Logan might be the story of a 200 year old mutant who cannot die, but his tale is agonizingly human. Hugh Jackman inflicts Logan with so much sorrow that a mere glance is enough to break your heart. I would say that Logan is a man battling his demons, but it would be a misreading of the film. Logan lost that conflict many years ago. What’s left is a man who is in constant agony every waking hour, considering death a welcome change to the life filled with regret and loss he’s led up until that point.

That the script for this was approved is some sort of miracle. Consider the scene in which Laura (Dafne Keen) is riding a mechanical horse, and Logan approaches to call her back to the car. She looks at him asking for one more ride, so Logan pulls out a quarter from his pocket and says “One final time okay?”, before inserting the coin into the mechanical box next to the contraption. Logan pulls away and Laura starts to ride again.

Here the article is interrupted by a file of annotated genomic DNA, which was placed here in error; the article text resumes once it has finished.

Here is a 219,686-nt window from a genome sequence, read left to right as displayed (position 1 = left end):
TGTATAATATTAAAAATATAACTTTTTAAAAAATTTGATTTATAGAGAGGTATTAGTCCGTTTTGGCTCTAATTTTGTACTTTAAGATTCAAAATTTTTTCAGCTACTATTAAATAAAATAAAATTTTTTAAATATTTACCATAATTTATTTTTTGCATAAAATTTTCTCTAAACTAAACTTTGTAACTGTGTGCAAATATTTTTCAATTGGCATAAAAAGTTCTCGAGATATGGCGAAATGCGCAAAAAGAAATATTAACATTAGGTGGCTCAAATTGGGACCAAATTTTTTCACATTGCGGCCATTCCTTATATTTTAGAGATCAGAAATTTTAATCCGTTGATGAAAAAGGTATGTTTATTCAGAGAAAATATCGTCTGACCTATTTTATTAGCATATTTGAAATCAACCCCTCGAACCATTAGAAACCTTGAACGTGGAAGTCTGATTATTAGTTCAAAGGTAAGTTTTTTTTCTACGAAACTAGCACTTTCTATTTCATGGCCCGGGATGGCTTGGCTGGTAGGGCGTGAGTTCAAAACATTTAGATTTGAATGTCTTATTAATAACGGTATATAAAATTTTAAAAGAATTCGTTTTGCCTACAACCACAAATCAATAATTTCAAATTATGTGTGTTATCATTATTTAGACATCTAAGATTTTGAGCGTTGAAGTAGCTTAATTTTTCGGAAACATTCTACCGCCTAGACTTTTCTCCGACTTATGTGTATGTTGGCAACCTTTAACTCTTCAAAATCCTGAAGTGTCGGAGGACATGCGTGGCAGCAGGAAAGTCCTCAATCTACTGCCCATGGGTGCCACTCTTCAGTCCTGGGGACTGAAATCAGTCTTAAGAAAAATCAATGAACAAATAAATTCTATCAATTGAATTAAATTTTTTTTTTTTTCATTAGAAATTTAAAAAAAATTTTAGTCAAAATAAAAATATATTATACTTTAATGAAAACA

A moment like this, lasting about thirty seconds and meaningless in the grand scheme of things, becomes beautiful not only because it survived executives overseeing it making sure they made every penny back, but because it speaks volumes about the world we all inhabit. This is real life. A kid riding a mechanical horse; an old man lifted from his wheelchair and into a public toilet; a young man saying he will drop from college to go travel across the country.
Small, fleeting moments are what make up our lives, and small, fleeting moments are what Logan is incapable of grasping. He says the adamantium inside his system is slowly killing him, but that’s only partly true.
Logan has been dying since the day he let his sorrows overtake any glimmer of hope for a better future he might have had.